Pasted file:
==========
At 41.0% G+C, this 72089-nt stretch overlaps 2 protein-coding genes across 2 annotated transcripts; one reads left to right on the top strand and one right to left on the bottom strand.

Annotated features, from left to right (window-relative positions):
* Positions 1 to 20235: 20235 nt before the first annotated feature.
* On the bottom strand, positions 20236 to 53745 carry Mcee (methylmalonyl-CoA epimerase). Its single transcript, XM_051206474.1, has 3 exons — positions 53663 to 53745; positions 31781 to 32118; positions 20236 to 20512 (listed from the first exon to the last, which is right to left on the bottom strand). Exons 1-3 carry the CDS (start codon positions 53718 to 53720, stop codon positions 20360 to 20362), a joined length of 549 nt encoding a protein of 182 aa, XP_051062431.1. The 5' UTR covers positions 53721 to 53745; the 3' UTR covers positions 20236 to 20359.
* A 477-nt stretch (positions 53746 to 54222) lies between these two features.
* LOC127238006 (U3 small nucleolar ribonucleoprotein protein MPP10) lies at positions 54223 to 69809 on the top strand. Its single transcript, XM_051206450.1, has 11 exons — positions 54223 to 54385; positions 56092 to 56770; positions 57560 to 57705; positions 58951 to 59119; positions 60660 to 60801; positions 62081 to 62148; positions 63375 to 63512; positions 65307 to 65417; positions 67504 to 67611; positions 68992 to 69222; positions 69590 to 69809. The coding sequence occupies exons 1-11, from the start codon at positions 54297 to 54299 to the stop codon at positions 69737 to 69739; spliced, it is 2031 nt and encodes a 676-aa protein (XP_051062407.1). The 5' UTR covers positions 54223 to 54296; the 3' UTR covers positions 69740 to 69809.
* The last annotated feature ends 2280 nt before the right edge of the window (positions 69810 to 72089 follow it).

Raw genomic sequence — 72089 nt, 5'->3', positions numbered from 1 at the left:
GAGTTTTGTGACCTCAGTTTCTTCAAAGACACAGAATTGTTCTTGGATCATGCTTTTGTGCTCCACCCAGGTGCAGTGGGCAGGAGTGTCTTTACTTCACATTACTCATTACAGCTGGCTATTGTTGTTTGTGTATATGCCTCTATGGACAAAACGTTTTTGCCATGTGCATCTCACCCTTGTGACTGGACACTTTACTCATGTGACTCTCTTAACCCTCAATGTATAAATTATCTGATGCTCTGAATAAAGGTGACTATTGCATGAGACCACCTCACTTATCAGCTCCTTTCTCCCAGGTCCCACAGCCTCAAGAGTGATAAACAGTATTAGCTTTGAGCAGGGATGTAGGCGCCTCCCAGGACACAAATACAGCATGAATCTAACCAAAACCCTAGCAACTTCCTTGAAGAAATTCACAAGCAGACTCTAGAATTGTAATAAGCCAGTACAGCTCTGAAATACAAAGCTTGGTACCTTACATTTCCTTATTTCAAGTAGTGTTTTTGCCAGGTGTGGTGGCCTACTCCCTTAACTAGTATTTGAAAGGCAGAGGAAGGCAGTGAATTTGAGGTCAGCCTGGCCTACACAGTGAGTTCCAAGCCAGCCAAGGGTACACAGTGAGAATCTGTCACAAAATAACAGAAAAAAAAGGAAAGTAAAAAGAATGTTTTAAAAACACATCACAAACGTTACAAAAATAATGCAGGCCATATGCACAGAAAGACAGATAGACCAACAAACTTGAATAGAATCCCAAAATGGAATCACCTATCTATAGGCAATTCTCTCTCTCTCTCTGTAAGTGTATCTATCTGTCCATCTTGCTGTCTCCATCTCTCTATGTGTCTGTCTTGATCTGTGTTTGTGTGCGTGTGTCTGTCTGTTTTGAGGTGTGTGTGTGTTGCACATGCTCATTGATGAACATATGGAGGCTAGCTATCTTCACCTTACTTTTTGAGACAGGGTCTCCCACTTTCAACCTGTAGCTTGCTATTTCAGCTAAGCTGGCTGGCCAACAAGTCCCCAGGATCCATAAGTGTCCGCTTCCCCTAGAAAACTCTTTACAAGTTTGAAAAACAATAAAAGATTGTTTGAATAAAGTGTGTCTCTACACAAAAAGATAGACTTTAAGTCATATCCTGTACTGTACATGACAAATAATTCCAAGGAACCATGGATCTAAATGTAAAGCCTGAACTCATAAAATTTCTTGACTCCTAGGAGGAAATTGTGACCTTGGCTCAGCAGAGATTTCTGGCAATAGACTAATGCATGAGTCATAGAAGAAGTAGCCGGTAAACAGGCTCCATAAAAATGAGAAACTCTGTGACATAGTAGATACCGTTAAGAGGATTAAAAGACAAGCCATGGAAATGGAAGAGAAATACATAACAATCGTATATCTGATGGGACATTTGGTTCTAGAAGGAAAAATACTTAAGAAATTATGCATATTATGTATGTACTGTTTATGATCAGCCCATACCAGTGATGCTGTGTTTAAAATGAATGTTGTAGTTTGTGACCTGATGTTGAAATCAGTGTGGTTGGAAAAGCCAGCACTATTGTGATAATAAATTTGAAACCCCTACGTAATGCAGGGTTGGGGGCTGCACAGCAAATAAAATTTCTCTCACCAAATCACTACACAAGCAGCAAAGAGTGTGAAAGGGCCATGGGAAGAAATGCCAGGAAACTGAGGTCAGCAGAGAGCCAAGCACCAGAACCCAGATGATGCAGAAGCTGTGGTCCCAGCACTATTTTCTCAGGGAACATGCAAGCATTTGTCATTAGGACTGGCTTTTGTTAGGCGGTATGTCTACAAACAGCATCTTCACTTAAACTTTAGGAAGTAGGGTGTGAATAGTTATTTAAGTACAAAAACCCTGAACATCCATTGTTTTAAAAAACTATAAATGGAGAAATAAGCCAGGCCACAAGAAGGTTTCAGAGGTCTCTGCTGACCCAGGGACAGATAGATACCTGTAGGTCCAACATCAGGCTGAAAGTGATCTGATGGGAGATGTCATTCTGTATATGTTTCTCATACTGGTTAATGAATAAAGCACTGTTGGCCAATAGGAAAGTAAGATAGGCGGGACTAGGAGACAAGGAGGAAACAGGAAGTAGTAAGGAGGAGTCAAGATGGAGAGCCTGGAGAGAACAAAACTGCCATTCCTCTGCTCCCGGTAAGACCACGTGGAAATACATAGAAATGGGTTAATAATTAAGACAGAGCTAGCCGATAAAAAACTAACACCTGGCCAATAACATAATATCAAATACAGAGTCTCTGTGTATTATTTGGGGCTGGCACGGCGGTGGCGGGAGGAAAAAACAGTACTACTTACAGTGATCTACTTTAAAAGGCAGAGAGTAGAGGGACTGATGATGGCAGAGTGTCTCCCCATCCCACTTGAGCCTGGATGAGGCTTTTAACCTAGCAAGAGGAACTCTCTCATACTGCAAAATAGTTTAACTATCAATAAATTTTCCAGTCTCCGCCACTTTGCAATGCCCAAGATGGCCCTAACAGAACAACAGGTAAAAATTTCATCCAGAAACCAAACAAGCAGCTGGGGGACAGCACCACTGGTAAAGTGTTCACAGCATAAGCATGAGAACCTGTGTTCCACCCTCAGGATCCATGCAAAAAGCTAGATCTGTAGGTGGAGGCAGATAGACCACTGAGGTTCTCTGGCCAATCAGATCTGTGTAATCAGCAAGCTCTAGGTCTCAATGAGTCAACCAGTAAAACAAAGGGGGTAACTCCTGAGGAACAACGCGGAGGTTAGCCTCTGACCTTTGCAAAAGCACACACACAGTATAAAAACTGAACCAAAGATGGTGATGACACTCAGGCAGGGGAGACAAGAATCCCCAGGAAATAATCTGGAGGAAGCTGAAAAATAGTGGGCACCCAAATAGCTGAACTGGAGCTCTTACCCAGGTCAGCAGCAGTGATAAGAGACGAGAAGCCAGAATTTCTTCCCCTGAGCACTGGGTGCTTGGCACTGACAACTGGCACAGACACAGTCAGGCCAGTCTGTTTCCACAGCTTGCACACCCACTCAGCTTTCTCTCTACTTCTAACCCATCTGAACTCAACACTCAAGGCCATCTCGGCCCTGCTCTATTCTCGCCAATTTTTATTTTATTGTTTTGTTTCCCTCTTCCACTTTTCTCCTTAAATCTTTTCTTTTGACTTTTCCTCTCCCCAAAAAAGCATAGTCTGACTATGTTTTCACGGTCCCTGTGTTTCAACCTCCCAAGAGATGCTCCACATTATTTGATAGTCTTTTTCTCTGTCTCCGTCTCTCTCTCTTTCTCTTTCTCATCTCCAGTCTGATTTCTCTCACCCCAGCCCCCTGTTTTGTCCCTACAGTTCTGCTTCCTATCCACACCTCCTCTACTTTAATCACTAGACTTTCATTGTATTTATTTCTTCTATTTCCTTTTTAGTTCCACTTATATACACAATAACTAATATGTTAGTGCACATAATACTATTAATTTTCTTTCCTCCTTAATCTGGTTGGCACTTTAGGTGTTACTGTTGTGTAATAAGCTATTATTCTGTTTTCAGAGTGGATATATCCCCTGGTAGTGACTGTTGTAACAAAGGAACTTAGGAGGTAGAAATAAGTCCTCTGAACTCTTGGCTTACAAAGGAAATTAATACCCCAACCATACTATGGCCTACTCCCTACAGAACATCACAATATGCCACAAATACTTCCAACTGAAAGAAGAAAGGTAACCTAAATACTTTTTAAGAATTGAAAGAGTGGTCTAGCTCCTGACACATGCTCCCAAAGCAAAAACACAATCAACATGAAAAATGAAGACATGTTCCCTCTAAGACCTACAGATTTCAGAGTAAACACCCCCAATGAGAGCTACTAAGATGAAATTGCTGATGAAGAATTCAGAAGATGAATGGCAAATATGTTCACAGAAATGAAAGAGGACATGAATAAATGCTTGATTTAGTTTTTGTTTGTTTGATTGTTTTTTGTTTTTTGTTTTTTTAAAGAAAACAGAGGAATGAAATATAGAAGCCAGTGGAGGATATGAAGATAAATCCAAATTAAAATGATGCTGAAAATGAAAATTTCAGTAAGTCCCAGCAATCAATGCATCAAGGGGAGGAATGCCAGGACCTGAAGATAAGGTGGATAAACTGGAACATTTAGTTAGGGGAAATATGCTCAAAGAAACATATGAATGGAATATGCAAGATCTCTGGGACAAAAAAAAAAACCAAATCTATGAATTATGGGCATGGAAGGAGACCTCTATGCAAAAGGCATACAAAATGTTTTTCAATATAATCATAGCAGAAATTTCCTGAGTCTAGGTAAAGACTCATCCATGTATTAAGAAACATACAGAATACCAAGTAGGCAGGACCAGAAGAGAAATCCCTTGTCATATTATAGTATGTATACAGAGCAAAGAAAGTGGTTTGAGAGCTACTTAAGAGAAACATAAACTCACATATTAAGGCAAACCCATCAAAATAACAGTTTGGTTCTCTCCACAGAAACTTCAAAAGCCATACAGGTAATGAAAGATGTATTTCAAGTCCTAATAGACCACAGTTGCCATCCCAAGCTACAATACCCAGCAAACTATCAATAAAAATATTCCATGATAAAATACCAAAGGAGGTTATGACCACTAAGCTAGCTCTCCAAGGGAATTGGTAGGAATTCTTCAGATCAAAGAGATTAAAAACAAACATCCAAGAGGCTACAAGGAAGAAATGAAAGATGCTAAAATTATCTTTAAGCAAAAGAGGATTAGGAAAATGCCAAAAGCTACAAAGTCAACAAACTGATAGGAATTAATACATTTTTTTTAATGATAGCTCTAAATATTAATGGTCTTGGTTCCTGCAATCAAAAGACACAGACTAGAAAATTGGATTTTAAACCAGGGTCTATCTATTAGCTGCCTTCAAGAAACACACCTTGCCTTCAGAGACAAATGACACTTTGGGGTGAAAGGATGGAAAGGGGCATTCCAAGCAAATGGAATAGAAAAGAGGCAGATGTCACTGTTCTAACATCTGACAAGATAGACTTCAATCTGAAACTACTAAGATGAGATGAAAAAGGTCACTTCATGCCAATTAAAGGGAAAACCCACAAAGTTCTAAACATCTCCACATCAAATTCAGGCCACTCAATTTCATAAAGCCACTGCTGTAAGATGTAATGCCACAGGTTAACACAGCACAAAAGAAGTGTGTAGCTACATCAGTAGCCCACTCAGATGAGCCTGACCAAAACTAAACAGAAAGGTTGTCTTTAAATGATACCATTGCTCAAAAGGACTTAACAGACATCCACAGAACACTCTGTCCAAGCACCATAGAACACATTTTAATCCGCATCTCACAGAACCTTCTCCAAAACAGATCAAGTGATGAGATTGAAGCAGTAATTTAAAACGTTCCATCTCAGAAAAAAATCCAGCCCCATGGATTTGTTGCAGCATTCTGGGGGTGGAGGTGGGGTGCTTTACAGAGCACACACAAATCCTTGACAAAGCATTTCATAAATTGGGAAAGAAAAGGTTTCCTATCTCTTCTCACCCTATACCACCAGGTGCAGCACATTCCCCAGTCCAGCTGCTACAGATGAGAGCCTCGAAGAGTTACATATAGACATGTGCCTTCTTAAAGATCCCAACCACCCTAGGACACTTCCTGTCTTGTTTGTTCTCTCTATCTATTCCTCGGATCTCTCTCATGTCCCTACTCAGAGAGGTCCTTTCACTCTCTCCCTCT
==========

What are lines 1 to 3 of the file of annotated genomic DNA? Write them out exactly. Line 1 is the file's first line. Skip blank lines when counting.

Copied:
At 41.0% G+C, this 72089-nt stretch overlaps 2 protein-coding genes across 2 annotated transcripts; one reads left to right on the top strand and one right to left on the bottom strand.

Annotated features, from left to right (window-relative positions):
* Positions 1 to 20235: 20235 nt before the first annotated feature.